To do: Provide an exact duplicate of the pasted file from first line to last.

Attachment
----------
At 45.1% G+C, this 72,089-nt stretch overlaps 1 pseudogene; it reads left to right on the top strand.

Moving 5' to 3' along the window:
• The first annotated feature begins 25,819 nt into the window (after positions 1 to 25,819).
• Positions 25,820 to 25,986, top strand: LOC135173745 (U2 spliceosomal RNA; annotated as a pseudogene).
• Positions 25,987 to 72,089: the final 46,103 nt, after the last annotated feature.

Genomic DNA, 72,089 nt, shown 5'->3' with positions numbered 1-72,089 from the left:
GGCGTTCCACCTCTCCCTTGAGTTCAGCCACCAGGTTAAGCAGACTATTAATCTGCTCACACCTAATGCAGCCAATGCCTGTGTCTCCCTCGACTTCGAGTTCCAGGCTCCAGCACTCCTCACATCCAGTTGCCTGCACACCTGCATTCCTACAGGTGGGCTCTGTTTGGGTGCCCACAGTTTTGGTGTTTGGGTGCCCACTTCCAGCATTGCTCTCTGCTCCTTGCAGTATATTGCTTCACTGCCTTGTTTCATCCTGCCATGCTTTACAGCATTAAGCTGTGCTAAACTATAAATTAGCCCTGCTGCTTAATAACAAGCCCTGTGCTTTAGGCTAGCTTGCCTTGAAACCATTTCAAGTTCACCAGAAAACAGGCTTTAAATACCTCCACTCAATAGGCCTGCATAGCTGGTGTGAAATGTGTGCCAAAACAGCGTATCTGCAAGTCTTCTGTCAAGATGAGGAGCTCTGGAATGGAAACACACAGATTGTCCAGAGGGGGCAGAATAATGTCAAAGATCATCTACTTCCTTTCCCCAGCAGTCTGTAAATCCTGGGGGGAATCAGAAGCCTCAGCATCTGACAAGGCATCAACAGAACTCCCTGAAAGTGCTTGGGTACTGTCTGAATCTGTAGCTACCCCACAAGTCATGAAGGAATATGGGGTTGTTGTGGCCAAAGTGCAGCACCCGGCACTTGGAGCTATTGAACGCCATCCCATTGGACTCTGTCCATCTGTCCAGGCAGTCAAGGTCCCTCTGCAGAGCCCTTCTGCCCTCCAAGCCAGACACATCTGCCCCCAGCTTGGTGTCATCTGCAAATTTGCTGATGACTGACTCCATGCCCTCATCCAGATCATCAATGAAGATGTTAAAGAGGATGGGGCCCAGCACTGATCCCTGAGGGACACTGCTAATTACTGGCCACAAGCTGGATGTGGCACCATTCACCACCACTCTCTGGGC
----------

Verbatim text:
At 45.1% G+C, this 72,089-nt stretch overlaps 1 pseudogene; it reads left to right on the top strand.

Moving 5' to 3' along the window:
• The first annotated feature begins 25,819 nt into the window (after positions 1 to 25,819).
• Positions 25,820 to 25,986, top strand: LOC135173745 (U2 spliceosomal RNA; annotated as a pseudogene).
• Positions 25,987 to 72,089: the final 46,103 nt, after the last annotated feature.

Genomic DNA, 72,089 nt, shown 5'->3' with positions numbered 1-72,089 from the left:
GGCGTTCCACCTCTCCCTTGAGTTCAGCCACCAGGTTAAGCAGACTATTAATCTGCTCACACCTAATGCAGCCAATGCCTGTGTCTCCCTCGACTTCGAGTTCCAGGCTCCAGCACTCCTCACATCCAGTTGCCTGCACACCTGCATTCCTACAGGTGGGCTCTGTTTGGGTGCCCACAGTTTTGGTGTTTGGGTGCCCACTTCCAGCATTGCTCTCTGCTCCTTGCAGTATATTGCTTCACTGCCTTGTTTCATCCTGCCATGCTTTACAGCATTAAGCTGTGCTAAACTATAAATTAGCCCTGCTGCTTAATAACAAGCCCTGTGCTTTAGGCTAGCTTGCCTTGAAACCATTTCAAGTTCACCAGAAAACAGGCTTTAAATACCTCCACTCAATAGGCCTGCATAGCTGGTGTGAAATGTGTGCCAAAACAGCGTATCTGCAAGTCTTCTGTCAAGATGAGGAGCTCTGGAATGGAAACACACAGATTGTCCAGAGGGGGCAGAATAATGTCAAAGATCATCTACTTCCTTTCCCCAGCAGTCTGTAAATCCTGGGGGGAATCAGAAGCCTCAGCATCTGACAAGGCATCAACAGAACTCCCTGAAAGTGCTTGGGTACTGTCTGAATCTGTAGCTACCCCACAAGTCATGAAGGAATATGGGGTTGTTGTGGCCAAAGTGCAGCACCCGGCACTTGGAGCTATTGAACGCCATCCCATTGGACTCTGTCCATCTGTCCAGGCAGTCAAGGTCCCTCTGCAGAGCCCTTCTGCCCTCCAAGCCAGACACATCTGCCCCCAGCTTGGTGTCATCTGCAAATTTGCTGATGACTGACTCCATGCCCTCATCCAGATCATCAATGAAGATGTTAAAGAGGATGGGGCCCAGCACTGATCCCTGAGGGACACTGCTAATTACTGGCCACAAGCTGGATGTGGCACCATTCACCACCACTCTCTGGGC